sought. The fact, sought to be averred by the proposed amendment, that the plaintiff is a citizen of· the state of Wisconsin, is an immaterial fact, except as it is a !3tatement in detail of one of the facts necessary to complete with requisite certainty the statement of the ultimate and material fact (which is alleged) that the controversy is between citizens of different states. The proposed amendment tlJerefore does no more than set forth in proper form, and with sufficient fullness of detail, what had originally been imperfectly stated in the petition. Olldered, that upon payment to plaintiff's attorney of the sum of $10, allowed as costs of motion, the defendant have leave to amend its petition as requested, within 20 days after the filing hereof, and in such case said motion to remand shall stand denied. If such costs me not paid, and amendment made within such time, the said request to amend will stand as refused, and the motion to remand granted, with judgment in plaintiff's favol' for costs and disbursements.
FELCH et al. v. TRAVIS et al. (Circuit Court, E. D.
March 2, 1899.)
UNITED STATES CIRCUIT COURTS-JURISDICTION.
A United States circuit court has jurisdiction of a suit between citizens of different states to set aside a tax title to land exceeding $2.000 in value, located within the district.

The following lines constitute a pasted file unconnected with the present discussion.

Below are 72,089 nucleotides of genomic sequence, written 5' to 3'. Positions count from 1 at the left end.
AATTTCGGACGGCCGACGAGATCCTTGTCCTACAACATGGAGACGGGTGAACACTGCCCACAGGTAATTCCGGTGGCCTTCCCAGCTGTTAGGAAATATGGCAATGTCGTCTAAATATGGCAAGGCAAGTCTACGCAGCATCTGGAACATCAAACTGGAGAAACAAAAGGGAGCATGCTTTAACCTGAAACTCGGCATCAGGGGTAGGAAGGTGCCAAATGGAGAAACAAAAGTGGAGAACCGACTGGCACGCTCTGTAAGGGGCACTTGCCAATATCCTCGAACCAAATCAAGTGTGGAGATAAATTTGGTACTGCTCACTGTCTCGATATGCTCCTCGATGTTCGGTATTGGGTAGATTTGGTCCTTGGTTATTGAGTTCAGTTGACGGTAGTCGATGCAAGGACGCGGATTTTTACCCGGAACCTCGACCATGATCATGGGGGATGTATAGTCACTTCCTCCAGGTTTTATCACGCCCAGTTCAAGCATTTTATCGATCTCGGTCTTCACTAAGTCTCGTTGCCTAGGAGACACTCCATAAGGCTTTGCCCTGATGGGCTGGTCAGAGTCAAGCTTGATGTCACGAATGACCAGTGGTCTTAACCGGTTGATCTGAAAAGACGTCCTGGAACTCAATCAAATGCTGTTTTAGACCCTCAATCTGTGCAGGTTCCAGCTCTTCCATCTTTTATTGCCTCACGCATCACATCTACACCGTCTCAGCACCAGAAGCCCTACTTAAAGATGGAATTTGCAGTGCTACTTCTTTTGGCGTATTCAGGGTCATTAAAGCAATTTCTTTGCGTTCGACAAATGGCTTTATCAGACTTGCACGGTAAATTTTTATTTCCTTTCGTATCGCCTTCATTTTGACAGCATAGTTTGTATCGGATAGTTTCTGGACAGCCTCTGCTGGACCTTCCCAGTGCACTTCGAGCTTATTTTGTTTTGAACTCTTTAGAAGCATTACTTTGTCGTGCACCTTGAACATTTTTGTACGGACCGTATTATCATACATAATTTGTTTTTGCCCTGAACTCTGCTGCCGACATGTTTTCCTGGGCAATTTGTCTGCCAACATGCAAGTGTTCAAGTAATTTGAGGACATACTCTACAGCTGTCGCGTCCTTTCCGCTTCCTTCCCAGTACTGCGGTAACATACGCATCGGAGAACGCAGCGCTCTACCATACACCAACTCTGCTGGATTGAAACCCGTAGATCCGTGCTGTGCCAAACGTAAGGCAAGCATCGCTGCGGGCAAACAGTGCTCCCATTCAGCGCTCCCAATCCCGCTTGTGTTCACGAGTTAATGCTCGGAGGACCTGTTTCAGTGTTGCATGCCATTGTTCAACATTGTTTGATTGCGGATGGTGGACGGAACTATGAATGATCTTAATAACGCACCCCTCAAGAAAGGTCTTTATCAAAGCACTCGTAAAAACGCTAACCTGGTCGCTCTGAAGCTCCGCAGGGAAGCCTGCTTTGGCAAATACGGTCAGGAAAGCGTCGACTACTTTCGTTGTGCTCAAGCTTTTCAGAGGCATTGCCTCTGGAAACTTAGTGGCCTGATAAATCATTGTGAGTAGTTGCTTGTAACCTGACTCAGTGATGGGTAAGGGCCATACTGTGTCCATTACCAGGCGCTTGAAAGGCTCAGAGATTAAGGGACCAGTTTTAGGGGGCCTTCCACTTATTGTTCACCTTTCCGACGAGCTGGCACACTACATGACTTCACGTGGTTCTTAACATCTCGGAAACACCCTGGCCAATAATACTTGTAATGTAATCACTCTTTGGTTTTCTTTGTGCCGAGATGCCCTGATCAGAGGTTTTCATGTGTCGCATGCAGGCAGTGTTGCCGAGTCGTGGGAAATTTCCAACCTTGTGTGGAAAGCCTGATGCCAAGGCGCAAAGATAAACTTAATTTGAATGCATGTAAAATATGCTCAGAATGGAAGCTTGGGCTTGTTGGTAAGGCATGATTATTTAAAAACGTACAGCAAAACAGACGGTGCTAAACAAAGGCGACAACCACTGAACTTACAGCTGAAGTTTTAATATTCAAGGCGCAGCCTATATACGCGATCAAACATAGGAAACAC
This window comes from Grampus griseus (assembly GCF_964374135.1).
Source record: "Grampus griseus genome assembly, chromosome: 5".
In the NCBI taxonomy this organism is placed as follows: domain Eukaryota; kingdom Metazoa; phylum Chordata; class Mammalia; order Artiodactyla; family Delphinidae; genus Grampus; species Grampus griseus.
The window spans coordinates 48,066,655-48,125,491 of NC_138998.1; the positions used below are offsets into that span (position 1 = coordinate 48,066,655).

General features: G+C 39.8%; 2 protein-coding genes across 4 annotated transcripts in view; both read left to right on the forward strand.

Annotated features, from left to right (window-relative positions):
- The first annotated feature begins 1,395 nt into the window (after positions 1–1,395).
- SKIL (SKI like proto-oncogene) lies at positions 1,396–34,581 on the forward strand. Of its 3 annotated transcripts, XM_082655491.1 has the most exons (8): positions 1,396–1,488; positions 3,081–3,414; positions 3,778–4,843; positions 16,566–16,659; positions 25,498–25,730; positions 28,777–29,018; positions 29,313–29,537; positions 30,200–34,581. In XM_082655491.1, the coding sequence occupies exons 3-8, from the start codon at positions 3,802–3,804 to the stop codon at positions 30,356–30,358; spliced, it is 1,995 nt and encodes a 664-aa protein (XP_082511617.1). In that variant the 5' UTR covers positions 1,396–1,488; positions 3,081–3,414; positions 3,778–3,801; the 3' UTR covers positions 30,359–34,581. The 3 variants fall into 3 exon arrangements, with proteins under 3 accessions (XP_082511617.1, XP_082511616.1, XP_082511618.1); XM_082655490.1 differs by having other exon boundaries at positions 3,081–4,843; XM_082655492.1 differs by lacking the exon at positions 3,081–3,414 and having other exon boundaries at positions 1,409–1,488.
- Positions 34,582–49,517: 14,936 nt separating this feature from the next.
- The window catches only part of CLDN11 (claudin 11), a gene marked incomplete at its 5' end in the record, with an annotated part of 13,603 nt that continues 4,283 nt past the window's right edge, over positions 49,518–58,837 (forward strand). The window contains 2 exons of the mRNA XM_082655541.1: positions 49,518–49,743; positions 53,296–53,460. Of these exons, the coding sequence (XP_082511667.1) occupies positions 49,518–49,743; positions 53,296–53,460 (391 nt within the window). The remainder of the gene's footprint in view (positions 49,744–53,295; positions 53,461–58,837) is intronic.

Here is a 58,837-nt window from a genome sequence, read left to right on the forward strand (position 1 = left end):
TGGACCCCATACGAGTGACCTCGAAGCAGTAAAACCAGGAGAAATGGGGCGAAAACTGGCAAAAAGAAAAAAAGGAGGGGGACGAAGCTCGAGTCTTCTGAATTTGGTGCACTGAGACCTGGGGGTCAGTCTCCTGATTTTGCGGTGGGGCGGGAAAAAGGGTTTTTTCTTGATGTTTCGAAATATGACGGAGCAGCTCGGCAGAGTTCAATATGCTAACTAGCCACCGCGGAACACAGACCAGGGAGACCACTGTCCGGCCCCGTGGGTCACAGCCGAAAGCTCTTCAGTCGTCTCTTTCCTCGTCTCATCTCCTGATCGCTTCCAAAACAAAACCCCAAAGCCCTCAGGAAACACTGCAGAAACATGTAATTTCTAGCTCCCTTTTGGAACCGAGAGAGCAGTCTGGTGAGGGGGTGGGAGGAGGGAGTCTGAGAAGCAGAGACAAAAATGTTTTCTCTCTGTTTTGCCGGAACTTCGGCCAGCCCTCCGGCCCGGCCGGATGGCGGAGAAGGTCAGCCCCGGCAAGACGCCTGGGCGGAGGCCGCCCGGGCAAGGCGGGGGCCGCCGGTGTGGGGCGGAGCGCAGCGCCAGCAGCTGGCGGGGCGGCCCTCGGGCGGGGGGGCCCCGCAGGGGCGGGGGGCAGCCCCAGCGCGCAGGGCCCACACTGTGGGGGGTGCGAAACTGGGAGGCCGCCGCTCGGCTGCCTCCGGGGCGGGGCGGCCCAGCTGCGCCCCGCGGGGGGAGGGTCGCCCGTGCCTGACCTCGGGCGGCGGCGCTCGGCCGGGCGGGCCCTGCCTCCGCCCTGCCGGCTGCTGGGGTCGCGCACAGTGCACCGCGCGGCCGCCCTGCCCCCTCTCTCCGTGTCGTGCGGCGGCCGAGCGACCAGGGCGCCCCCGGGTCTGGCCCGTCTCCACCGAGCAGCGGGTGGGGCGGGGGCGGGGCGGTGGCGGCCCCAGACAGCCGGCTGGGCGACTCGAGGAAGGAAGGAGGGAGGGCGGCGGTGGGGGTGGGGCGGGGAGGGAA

2. TAX DEED-VAI.TD1TY.
A tax deed executed by a special township tax collector is void where no such office existed under the laws of the state at the time of his appointment. vVhere a county purchases land at a tax sale, as authorized by Laws N. C. 1895, c. 119, § 90, it only acquires the right to foreclose the certificate by proceedings similar to the foreclosure of a mortgage, and acquires no title thereunder to the land.
SAME-RIGHTS OF ASSIONEE.
An assignee of a tax certificate of sale issued to a county acquires no greater right to the land sold than the county had, and can acquire title thereto only by foreclosure of the certificate, as provided by Laws N. C. 1895, c. 119, § 90.
The court finds the following facts from the pleadings. depositions, and admissions ot parties: 'I.'hat the plaintiffs are residents and citizens of Massachusetts, and defendants are residents and citizens of North Carolina. That the matter in dispute In this action, exclusive of Interest and costs, exceeds the sum of $2,000. That on the 13th day of March, 1889, one 'V. B. Martin, as trustee, conveyed by deed duly executed and delivered to one J. W. Old, a citizen of Norfolk, Va.· in fee, in consideration of $6,000, the land in Brinkleyville township, Halifax county, N. C., described in the bill, which deed was proved and recorded In 1889. Said Old entered into possession of said land on the execution of the deed aforesaid. On the 11th day of May, 1892, said J. 'V. Old and wife, to secure a debt of $5,000 due Felch Bros., executed a deed of trust to William N. Portlock, of Va., for the land in controversy, with a waiver of the homestead exemptions and a power of sale. 'I.'hat plaintiffs became the owners in fee of said land on May 9, 1895, by virtue of